The new iPad is coming out today. Though most of you will likely opt for a Wi-Fi only model, there is a decent reason to consider buying one with a data connection. For the first time, Apple has embraced 4G LTE. If you haven’t used it yet, 4G is a lot faster than the 3G connection you might still have on your phone. So much faster, in fact, that it can already reach speeds comparable to most home Internet connections: 7-15 Megabits per second (Mbps).
If you have the extra $130 and are okay with paying a monthly fee for an always-on data connection, there are two options: AT&T or Verizon.
If you’re wondering why this choice is so important, unfortunately, you cannot use a Verizon LTE iPad on AT&T’s network, nor can the AT&T LTE iPad work on Verizon’s. Why? It has to do with wireless bands and a bunch of technical crap. In the future, we hope there will be one iPad to rule them all, but right now, you can have one or the other, not both. In the words of Olmec: The choice is yours, and yours alone. Good luck.
…If you don’t believe in luck though, below is a comparison of the two wireless carriers.
Comparing the plans
To help you make your choice, I’ve used my magic HTML skills to construct a few charts for you. Below are the data plans available for the iPad from AT&T and Verizon.
|Plan||Price||Price per GB||Overages||Hotspot?|
There are some important differences here. While Verizon’s $30 plan only gets you 2GB of data (1GB less than AT&T), the great red carrier offers better options in the higher and lower price brackets. If you don’t want to pay $30 a month, Verizon offers a $20 plan for 1GB. While we think you should actually be getting at least 2GB for this price, the deal is far better than AT&T’s cheapo scam plan, which offers only 250MB, or almost nothing, for $15. The trick here is that people sign up for this plan saying they won’t use much data, but even browsing the Web once a day will likely eat through more than 250MB, and AT&T charges a hefty $15 for every additional 250MB, meaning you could ring up a $60 – $100 data bill without much trouble, or even realizing it. Verizon’s 1GB plan is much better. A person could conceivably use less than 1GB, but if you’re going to go for a data plan, we suggest getting 2GB or more.
Verizon also offers a 10GB plan, where AT&T’s top out at 5GB. This plan will save you a bit of money, assuming you’re a big data user. AT&T’s plans don’t go lower than $10 per Gigabyte, but the 10GB Verizon plan lowers the cost to about $8 per GB. Still quite expensive, yes, but it’s a bit more reasonable.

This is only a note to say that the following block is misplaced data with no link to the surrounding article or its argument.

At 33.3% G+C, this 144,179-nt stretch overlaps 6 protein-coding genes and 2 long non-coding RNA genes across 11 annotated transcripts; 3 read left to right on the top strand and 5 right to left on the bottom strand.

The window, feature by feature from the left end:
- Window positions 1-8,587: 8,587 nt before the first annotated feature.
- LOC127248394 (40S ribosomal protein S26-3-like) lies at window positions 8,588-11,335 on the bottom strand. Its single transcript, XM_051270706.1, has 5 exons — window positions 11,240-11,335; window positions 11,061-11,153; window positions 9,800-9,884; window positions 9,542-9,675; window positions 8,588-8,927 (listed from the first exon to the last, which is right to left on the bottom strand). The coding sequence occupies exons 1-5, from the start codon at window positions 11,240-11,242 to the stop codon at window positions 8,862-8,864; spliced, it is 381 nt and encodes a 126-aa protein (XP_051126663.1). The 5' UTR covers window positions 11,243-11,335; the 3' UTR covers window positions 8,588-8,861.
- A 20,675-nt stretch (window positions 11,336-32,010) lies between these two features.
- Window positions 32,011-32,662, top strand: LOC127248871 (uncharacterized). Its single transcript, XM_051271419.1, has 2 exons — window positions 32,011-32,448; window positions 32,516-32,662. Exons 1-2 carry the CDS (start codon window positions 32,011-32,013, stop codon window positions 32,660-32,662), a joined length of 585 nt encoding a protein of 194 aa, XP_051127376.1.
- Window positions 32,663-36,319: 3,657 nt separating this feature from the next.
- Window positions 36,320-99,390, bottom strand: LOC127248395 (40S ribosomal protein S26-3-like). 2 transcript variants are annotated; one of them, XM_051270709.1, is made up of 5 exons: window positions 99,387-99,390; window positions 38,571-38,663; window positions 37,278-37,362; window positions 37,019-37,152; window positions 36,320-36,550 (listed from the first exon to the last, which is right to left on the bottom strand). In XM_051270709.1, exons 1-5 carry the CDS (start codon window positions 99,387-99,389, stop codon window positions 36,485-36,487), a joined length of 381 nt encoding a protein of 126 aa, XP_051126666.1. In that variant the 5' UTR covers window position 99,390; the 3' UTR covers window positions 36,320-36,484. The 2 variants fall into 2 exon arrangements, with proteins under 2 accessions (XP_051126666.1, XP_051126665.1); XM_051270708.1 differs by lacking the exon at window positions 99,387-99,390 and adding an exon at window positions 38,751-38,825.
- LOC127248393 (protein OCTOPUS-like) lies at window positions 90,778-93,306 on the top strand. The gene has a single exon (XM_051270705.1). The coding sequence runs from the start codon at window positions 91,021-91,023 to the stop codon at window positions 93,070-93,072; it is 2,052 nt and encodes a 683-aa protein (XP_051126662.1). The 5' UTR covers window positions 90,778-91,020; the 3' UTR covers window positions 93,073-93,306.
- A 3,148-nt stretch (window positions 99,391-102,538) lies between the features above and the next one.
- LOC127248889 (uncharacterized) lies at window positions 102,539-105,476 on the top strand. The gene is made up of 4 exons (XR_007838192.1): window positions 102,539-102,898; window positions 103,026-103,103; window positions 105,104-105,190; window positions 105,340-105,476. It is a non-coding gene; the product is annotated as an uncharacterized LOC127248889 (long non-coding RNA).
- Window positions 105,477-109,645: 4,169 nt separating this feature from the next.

Verizon also has a huge leg up because it allows you to use your iPad as a mobile hotspot, meaning you can use it as a Wi-Fi access point for your computer, smartphone, or other devices (maybe your Xbox?). If you’re going to spend the money to pay for a monthly data connection, having the option to share that data with your laptop or other devices is a huge plus. Stuck somewhere and need to email out a document on your laptop? Fear not, if you brought your iPad, you’ll be good to go. Or maybe you want to play 3DS or Vita games over Wi-Fi. You can do that too. Wi-Fi hotspotting may not be something you use every day, but when you need it, it can be a life saver.
LTE network size and stability
Verizon’s 4G LTE network is also in many, many more cities and regions than AT&T’s and seems to perform with more stability. AT&T’s LTE network will be great, we’re sure, but it won’t begin to approach the size of Verizon’s 4G footprint for many months, possibly not until 2013 or 2014. Verizon has a huge lead with its LTE rollout and we don’t expect it to give up that advantage anytime soon. If you live in an area with AT&T 4G LTE, then great, it is a valid option for you. Most of you, I imagine, do not live in one of the two dozen or so cities AT&T currently covers. For up to date coverage on both carriers, check here for AT&T and here for Verizon.
Even if you use AT&T for phone service, there’s nothing wrong with picking Verizon for your iPad data connection. Currently, we feel it offers the best features, broadest coverage, and has the fairest prices for service. AT&T could begin allowing hotspotting any day and change its rate plans at any time, but until then, our vote goes to Verizon.
- Here’s everything you need to know about Google’s Project Fi
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- Which Verizon plan is best for you? We check out family, individual, and prepaid
- The best unlimited data plan: Verizon vs. T-Mobile vs. AT&T vs. Sprint
- Google Project Fi will no longer charge you for more than 6GB of data